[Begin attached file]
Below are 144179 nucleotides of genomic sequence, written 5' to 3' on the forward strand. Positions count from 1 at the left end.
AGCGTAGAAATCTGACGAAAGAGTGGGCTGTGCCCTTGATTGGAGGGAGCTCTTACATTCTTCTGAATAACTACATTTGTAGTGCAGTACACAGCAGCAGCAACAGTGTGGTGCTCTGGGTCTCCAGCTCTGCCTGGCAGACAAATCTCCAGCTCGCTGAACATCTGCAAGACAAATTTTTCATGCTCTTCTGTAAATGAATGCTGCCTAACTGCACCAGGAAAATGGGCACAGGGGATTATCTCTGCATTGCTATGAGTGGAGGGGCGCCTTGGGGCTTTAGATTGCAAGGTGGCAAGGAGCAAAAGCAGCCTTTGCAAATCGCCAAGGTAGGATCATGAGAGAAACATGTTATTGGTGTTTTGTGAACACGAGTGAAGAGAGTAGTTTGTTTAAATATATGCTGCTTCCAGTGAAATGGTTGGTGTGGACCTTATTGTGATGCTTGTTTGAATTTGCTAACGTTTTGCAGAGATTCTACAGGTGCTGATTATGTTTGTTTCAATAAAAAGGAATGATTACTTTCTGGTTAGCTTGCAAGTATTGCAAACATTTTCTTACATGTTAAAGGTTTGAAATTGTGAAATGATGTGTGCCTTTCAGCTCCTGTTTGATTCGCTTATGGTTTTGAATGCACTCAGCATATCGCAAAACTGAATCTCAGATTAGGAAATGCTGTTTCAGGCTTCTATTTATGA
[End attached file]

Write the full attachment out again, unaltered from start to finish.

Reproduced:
Below are 144179 nucleotides of genomic sequence, written 5' to 3' on the forward strand. Positions count from 1 at the left end.
AGCGTAGAAATCTGACGAAAGAGTGGGCTGTGCCCTTGATTGGAGGGAGCTCTTACATTCTTCTGAATAACTACATTTGTAGTGCAGTACACAGCAGCAGCAACAGTGTGGTGCTCTGGGTCTCCAGCTCTGCCTGGCAGACAAATCTCCAGCTCGCTGAACATCTGCAAGACAAATTTTTCATGCTCTTCTGTAAATGAATGCTGCCTAACTGCACCAGGAAAATGGGCACAGGGGATTATCTCTGCATTGCTATGAGTGGAGGGGCGCCTTGGGGCTTTAGATTGCAAGGTGGCAAGGAGCAAAAGCAGCCTTTGCAAATCGCCAAGGTAGGATCATGAGAGAAACATGTTATTGGTGTTTTGTGAACACGAGTGAAGAGAGTAGTTTGTTTAAATATATGCTGCTTCCAGTGAAATGGTTGGTGTGGACCTTATTGTGATGCTTGTTTGAATTTGCTAACGTTTTGCAGAGATTCTACAGGTGCTGATTATGTTTGTTTCAATAAAAAGGAATGATTACTTTCTGGTTAGCTTGCAAGTATTGCAAACATTTTCTTACATGTTAAAGGTTTGAAATTGTGAAATGATGTGTGCCTTTCAGCTCCTGTTTGATTCGCTTATGGTTTTGAATGCACTCAGCATATCGCAAAACTGAATCTCAGATTAGGAAATGCTGTTTCAGGCTTCTATTTATGA